Anonymous said...

Sorry Karen-capitalism is the great leveler. Revolutions start with hungry people-your revolution will result in hungry people. No corruption Karen just ethical business. We do have th freedom in this country to start and operate businesses within the context of the law. Daairies pay the bills for the county. I am thankful for them. I believe Cuba has a system of goverment where there is small farms. I wonder what the people would say about quality of life and services.

Anonymous said...

They are rich because they work hard life is no harder on you than it is on them.

Anonymous said...

context of the law DOESNT MEAN BRINGING LEAD,MERCURY,ARSENIC in our backyards yea you guys work hard for your money by huge political contributions GO BACK TO THE NETHERLANDS look what happened there!! thats why your here!! the law you speak of is terrible here IDEM considers a large dairy 700 cows!THATS ANOTHER REASON YOUR HERE

Anonymous said...


Anonymous said...

"go back to the Netherland?"(I am not a dairy farmer) What is that! These guys are Americans. In America we have the freedom to succeed. Success comes from hard work, determination, risk to reward. However terrible you feel the law is it is the law. America is governed by law. We all as Americans have equal opportunity to succeed.

Anonymous said...

and the right to use the courts something your kind is try squash YOU ARE ABSOLUTLY RIGHT THIS IS AMERICAN AND WE ALL HAVE CONSTITUTIONAL RIGHTS WATCH THE NEWS!!!!!!!!!!!!!!!!!1

kmyers said...

Wow! I never knew a simple post about the upcoming REMC Annual Meeting and Director elections would draw such a flurry of emotional responses.

What's interesting to me is how most of the pro-CAFO responses seem to be bent on personally attacking me (or any other anti-CAFO commenters) rather than making any attempt to intelligently discuss the subject.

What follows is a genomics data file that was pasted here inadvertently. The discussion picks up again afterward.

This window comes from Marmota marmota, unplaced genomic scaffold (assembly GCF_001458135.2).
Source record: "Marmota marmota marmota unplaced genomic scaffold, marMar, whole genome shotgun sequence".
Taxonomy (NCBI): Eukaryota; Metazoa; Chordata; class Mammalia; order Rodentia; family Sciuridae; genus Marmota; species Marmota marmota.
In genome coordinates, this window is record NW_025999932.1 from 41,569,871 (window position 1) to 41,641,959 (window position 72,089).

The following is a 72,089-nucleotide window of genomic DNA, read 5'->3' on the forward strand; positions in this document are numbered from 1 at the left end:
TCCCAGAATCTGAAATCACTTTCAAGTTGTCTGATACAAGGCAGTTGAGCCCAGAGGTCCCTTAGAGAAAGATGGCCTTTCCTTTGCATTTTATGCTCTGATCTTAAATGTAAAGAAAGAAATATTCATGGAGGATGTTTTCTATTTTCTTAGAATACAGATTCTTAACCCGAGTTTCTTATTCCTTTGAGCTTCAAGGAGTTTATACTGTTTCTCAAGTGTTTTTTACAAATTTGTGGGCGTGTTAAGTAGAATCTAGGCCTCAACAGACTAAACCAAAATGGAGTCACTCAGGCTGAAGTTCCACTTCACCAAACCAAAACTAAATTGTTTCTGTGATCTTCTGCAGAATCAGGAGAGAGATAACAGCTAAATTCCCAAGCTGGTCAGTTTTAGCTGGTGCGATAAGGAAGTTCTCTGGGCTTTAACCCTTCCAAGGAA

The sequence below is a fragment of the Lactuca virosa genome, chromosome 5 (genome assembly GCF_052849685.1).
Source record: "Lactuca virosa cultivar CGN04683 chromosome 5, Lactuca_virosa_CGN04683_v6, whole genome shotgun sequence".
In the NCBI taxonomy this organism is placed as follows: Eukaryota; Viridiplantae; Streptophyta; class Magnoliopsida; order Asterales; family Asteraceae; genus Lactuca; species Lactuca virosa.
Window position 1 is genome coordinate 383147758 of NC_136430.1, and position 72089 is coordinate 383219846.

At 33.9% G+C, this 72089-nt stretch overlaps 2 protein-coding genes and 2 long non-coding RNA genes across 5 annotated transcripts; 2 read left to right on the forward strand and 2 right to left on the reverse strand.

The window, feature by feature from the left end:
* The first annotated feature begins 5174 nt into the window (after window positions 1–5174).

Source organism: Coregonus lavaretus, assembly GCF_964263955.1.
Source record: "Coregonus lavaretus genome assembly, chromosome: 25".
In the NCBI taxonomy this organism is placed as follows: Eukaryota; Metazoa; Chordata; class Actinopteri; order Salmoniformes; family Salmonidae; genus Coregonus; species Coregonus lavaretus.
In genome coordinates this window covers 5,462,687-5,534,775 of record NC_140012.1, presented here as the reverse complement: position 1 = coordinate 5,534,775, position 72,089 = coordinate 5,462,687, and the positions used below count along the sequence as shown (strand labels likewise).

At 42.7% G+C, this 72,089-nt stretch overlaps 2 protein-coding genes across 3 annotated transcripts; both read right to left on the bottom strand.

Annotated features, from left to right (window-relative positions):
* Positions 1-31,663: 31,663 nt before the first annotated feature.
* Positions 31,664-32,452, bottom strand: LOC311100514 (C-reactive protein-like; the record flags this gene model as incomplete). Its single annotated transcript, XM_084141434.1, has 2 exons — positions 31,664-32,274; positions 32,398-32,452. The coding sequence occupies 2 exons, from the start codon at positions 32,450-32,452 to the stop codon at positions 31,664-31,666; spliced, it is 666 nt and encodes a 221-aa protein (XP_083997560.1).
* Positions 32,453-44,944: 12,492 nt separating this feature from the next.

To the first anonymous commenter, the installation is NOT being amortised. It was free.

The policy in question is quoted directly from the REMC Policy book.

There is no equality in that policy. Instead there is one policy for some members, and another for the rest. That is NOT the way a NON-PROFIT co-op is supposed to work. It just happens to be a very old policy that's been on the books for quite some time that I happen to think needs to be revisited.

Although you were mistaken in your facts, you did raise some interesting questions.

For example, I wonder if they pay the same rate per kilowatt as I do... And also, I wonder if they are planning to add a digester/electric generation system to their operations (as other CAFOs in this region have) in order to reduce their reliance on the co-op for power? If so, it kind of makes that free installation perk look pretty bad for all co-op members.

This goes to the other Anonymous commenter too, who wrote, "you are being subsidised by the dairy."

Don't even get me started on subsidies. I'll leave that for a future post...

I would like to point out -- the co-op is a NON-PROFIT entity. We have no choice of who provides electric service to our homes. If we want electricity, we have to buy it from REMC. There is no competition for them. How does this translate into freedom?